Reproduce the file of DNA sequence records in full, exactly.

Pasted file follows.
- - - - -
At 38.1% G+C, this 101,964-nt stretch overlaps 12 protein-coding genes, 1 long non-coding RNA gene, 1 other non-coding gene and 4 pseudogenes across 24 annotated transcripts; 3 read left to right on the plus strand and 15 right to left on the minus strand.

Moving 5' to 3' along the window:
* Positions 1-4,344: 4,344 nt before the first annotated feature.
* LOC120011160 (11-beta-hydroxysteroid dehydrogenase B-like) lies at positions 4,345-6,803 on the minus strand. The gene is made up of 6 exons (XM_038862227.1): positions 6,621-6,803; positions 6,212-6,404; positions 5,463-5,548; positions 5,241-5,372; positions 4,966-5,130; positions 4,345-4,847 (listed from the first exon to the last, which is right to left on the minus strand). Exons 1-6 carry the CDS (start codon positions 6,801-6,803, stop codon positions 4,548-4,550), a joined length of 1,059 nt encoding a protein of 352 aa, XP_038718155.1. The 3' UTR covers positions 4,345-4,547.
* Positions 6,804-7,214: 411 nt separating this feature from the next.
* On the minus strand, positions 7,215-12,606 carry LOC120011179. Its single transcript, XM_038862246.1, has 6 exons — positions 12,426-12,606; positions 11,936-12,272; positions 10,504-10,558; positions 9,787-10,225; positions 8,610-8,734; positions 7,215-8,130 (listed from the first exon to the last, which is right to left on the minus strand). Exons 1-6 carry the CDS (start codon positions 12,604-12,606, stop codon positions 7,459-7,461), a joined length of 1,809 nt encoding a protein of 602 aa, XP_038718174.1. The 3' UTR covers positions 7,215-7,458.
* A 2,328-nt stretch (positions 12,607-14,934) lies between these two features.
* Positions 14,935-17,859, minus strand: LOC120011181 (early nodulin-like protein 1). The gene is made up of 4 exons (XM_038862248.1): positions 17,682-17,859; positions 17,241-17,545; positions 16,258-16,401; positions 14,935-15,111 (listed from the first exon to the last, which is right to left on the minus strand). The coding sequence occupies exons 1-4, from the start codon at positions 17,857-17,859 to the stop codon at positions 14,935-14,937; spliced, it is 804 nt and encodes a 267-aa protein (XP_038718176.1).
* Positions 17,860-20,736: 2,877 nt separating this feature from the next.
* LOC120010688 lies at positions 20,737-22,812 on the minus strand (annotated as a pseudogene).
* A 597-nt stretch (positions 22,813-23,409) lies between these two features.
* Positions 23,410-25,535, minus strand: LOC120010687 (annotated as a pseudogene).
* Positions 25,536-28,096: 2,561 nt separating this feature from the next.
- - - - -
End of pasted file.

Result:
At 38.1% G+C, this 101,964-nt stretch overlaps 12 protein-coding genes, 1 long non-coding RNA gene, 1 other non-coding gene and 4 pseudogenes across 24 annotated transcripts; 3 read left to right on the plus strand and 15 right to left on the minus strand.

Moving 5' to 3' along the window:
* Positions 1-4,344: 4,344 nt before the first annotated feature.
* LOC120011160 (11-beta-hydroxysteroid dehydrogenase B-like) lies at positions 4,345-6,803 on the minus strand. The gene is made up of 6 exons (XM_038862227.1): positions 6,621-6,803; positions 6,212-6,404; positions 5,463-5,548; positions 5,241-5,372; positions 4,966-5,130; positions 4,345-4,847 (listed from the first exon to the last, which is right to left on the minus strand). Exons 1-6 carry the CDS (start codon positions 6,801-6,803, stop codon positions 4,548-4,550), a joined length of 1,059 nt encoding a protein of 352 aa, XP_038718155.1. The 3' UTR covers positions 4,345-4,547.
* Positions 6,804-7,214: 411 nt separating this feature from the next.
* On the minus strand, positions 7,215-12,606 carry LOC120011179. Its single transcript, XM_038862246.1, has 6 exons — positions 12,426-12,606; positions 11,936-12,272; positions 10,504-10,558; positions 9,787-10,225; positions 8,610-8,734; positions 7,215-8,130 (listed from the first exon to the last, which is right to left on the minus strand). Exons 1-6 carry the CDS (start codon positions 12,604-12,606, stop codon positions 7,459-7,461), a joined length of 1,809 nt encoding a protein of 602 aa, XP_038718174.1. The 3' UTR covers positions 7,215-7,458.
* A 2,328-nt stretch (positions 12,607-14,934) lies between these two features.
* Positions 14,935-17,859, minus strand: LOC120011181 (early nodulin-like protein 1). The gene is made up of 4 exons (XM_038862248.1): positions 17,682-17,859; positions 17,241-17,545; positions 16,258-16,401; positions 14,935-15,111 (listed from the first exon to the last, which is right to left on the minus strand). The coding sequence occupies exons 1-4, from the start codon at positions 17,857-17,859 to the stop codon at positions 14,935-14,937; spliced, it is 804 nt and encodes a 267-aa protein (XP_038718176.1).
* Positions 17,860-20,736: 2,877 nt separating this feature from the next.
* LOC120010688 lies at positions 20,737-22,812 on the minus strand (annotated as a pseudogene).
* A 597-nt stretch (positions 22,813-23,409) lies between these two features.
* Positions 23,410-25,535, minus strand: LOC120010687 (annotated as a pseudogene).
* Positions 25,536-28,096: 2,561 nt separating this feature from the next.